Several behavioural possibilities to help improve sleep should be tried before considering medication.
This treatment aims to change bad sleeping habits and alter an individual's beliefs and attitudes which may contribute to insomnia.
This is based on the belief that insomniacs find it difficult to properly relax both during the day and at night.
Relaxation therapy aims to teach relaxation techniques that can be used before sleep. These may include breathing techniques, muscle relaxation and meditation to help limit racing thoughts.
Sleep Restriction Therapy
This involves restricting the amount of time spent in bed to the amount of time spent asleep. Therefore, if a person is only sleeping six hours a night, they are initially required to just spend this amount of time in bed. The amount of time spent in bed is increased by 20 to 30 minutes each night until an acceptable level of sleep is achieved. It is better to go to bed later and get up at the same time in order to maintain normal sleeping rhythms. Do not spend any less than five hours in bed.
Hypnotic medications (sleeping pills) are used in the short-term management of insomnia and may be combined with other psychological therapy. The most commonly used medicines are from the benzodiazepine class. In general, these medicines are prescribed at the lowest dose possible to produce the desired effect. Because of the risk of being habit forming, these medications should not be taken for prolonged periods. A few days is usually fine however.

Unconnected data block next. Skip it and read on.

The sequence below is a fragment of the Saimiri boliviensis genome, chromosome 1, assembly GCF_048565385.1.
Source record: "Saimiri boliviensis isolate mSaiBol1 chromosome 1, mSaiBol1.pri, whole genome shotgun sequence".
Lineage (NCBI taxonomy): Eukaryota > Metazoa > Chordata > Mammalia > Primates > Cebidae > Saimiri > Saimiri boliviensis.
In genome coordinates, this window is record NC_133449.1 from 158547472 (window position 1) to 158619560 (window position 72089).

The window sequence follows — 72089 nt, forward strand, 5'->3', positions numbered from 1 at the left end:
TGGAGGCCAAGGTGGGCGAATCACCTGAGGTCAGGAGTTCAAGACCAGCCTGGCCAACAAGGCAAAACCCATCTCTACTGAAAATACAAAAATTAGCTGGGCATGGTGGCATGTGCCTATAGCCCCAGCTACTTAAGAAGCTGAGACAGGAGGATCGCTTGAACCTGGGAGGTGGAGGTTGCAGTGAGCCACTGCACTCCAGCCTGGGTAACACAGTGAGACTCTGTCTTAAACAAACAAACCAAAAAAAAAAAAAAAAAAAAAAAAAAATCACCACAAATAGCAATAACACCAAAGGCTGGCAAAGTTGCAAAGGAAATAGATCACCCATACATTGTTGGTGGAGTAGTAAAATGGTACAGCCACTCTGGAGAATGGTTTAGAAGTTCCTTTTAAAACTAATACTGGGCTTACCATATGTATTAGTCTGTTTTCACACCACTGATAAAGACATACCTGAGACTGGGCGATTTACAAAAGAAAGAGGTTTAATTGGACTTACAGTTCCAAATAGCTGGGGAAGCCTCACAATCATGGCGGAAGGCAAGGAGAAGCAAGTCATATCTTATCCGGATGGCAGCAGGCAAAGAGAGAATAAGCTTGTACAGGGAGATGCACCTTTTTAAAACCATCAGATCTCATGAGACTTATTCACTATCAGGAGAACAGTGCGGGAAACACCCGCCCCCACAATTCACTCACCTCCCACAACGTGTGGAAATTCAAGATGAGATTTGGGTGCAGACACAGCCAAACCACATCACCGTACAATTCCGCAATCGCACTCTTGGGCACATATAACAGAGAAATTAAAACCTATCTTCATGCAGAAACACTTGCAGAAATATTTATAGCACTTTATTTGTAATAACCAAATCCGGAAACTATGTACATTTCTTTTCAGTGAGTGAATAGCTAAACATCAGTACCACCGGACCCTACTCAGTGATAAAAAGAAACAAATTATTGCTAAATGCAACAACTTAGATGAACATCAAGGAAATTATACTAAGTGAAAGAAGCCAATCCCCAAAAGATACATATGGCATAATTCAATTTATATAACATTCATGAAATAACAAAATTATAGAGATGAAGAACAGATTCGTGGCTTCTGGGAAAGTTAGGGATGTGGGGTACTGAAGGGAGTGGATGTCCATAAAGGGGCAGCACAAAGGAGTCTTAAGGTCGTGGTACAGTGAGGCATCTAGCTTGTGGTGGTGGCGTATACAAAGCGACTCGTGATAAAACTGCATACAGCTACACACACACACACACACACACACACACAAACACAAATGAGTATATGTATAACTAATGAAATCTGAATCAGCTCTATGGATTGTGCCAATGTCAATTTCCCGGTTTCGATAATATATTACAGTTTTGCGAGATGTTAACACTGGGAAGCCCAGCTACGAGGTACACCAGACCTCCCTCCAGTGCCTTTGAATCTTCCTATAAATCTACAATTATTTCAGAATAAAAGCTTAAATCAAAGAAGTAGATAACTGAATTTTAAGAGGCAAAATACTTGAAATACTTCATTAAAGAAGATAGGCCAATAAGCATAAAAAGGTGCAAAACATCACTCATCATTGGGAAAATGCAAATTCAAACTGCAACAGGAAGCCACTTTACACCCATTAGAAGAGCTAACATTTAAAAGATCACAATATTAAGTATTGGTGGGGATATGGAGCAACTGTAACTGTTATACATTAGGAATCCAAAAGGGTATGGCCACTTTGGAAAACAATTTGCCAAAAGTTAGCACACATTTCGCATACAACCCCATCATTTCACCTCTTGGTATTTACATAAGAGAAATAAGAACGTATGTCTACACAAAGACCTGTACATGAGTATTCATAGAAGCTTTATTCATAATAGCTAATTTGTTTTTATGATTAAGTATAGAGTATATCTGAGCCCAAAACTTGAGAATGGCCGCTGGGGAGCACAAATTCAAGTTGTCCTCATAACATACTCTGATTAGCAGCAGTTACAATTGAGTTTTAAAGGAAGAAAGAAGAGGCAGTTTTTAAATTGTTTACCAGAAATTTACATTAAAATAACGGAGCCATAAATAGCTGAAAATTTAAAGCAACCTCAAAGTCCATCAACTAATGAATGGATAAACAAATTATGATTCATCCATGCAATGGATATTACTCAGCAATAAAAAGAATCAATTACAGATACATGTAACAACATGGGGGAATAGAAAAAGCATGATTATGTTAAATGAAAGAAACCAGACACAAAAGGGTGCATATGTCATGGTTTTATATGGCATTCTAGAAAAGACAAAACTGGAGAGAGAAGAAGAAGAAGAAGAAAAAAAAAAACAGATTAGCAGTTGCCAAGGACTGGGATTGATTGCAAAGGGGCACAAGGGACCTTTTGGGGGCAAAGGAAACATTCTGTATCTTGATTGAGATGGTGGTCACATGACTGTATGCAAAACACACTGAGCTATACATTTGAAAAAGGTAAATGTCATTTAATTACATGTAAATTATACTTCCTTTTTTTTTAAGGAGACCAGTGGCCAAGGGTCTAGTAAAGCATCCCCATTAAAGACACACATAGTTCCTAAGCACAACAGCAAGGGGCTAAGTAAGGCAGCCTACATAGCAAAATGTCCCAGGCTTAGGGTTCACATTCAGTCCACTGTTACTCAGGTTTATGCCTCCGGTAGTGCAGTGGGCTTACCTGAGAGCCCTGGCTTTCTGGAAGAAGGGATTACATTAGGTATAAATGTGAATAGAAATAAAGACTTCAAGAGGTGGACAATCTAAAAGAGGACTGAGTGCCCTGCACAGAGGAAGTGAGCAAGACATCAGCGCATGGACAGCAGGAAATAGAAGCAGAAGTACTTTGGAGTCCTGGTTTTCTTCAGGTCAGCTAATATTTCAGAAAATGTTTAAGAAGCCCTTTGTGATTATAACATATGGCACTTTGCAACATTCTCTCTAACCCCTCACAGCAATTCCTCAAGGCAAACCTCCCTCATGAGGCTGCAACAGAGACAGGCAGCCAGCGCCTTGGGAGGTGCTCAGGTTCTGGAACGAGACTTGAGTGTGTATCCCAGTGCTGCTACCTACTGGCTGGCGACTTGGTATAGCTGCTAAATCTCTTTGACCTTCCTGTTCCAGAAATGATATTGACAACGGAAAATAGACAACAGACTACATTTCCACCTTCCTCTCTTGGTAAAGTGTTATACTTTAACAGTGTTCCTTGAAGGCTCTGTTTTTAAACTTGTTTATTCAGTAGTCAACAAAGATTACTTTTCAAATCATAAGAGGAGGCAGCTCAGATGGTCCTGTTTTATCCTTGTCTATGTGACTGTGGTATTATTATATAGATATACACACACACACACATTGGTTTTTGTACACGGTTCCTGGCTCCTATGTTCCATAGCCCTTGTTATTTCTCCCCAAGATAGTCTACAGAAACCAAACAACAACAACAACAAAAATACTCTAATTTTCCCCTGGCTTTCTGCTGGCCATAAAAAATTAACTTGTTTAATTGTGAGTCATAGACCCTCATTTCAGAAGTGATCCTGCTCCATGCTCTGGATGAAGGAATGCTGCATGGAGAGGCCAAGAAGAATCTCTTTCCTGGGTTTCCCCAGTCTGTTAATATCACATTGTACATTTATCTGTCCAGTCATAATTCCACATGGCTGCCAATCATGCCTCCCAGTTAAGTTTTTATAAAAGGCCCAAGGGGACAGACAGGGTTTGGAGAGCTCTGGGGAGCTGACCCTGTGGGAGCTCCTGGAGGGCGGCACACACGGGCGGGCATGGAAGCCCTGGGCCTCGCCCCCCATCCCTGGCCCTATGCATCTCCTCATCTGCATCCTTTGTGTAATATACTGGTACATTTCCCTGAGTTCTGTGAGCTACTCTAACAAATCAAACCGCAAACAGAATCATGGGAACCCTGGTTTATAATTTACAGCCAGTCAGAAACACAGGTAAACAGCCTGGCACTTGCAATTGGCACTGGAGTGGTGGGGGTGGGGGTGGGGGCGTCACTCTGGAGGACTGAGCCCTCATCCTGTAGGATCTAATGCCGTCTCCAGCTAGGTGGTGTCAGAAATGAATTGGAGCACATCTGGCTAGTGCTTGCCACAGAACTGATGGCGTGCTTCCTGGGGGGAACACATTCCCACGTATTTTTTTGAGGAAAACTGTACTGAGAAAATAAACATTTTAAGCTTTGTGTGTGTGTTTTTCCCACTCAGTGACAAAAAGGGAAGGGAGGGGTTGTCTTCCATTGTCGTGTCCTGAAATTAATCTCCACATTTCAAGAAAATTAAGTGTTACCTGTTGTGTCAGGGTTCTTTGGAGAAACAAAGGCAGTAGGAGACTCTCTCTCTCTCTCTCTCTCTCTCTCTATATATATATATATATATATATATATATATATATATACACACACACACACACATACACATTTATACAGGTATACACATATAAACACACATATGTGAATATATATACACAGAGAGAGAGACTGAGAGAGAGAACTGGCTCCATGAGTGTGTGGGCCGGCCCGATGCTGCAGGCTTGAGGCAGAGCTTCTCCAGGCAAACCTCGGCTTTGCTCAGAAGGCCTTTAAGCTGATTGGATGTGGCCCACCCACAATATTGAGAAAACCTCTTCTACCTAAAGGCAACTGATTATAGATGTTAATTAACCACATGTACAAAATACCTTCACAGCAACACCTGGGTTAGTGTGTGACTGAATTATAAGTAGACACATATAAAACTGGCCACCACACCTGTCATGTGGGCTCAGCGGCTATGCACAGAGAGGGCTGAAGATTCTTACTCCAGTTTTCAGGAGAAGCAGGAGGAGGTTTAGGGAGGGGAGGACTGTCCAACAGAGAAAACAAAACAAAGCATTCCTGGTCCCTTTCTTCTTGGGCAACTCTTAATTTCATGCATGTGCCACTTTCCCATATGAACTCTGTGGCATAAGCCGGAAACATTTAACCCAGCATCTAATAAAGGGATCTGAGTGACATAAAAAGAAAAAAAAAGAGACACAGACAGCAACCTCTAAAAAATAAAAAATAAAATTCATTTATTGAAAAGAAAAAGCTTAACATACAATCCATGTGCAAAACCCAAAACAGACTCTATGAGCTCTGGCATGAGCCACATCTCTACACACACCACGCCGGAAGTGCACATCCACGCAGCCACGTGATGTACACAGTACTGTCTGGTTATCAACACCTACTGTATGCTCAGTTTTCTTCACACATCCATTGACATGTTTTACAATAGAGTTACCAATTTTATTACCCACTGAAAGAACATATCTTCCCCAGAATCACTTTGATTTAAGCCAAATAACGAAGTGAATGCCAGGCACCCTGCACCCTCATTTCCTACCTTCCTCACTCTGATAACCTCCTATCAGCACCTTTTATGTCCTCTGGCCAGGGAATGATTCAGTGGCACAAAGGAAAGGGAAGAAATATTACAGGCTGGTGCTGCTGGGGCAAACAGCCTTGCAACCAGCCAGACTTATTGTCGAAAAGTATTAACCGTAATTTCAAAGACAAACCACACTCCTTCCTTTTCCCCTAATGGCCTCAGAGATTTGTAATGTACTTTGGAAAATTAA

These medicines should not be used by pregnant women, those with untreated obstructive sleep apnoea and people with a history of substance abuse.
It is common for antidepressants with a sedative action to be used in a low dosage (less than a full antidepressant dose) to help improve sleep, particularly early morning waking.
If the insomnia is due to an underlying clinical depression, treatment of this with full therapeutic doses of an antidepressant can be helpful.
It is worth noting that antidepressants are not habit forming and offer a safe option if medication is needed for a while.
Over the counter sleeping aid products often include antihistamines which have been shown to improve insomnia with short-term treatment.
Melatonin has also been used in the treatment of insomnia. A 5 mg dose of melatonin has been shown to help with sleep in the elderly, shift workers and those with jet lag, however no large studies have been undertaken. The long-term safety of using melatonin has not been established.
Other drugs such as barbiturates and older drugs such as chloral hydrate, methyprylon and meprobamate have been used for insomnia in the past but they are no longer recommended because of their potential for abuse and addiction.
Hints for getting a good sleep:
- Go to bed at the same time each night and wake at the same time
- Do not drink coffee or caffeine drinks up to six hours before bedtime
- Do not smoke before bed or if you wake in the middle of the night
- Do not drink alcohol to try to get to sleep. It may cause you to wake at night
- Avoid heavy meals before bedtime
- Avoid naps during the day
- Avoid exercise up to four hours before bedtime. This can cause over stimulation
- If you can't fall asleep get up and do something else and go back to bed once you feel sleepy
- Make sure the bedroom is dark, silent, and a comfortable temperature
If you are experiencing persisting sleep problems, discuss the problem with your doctor.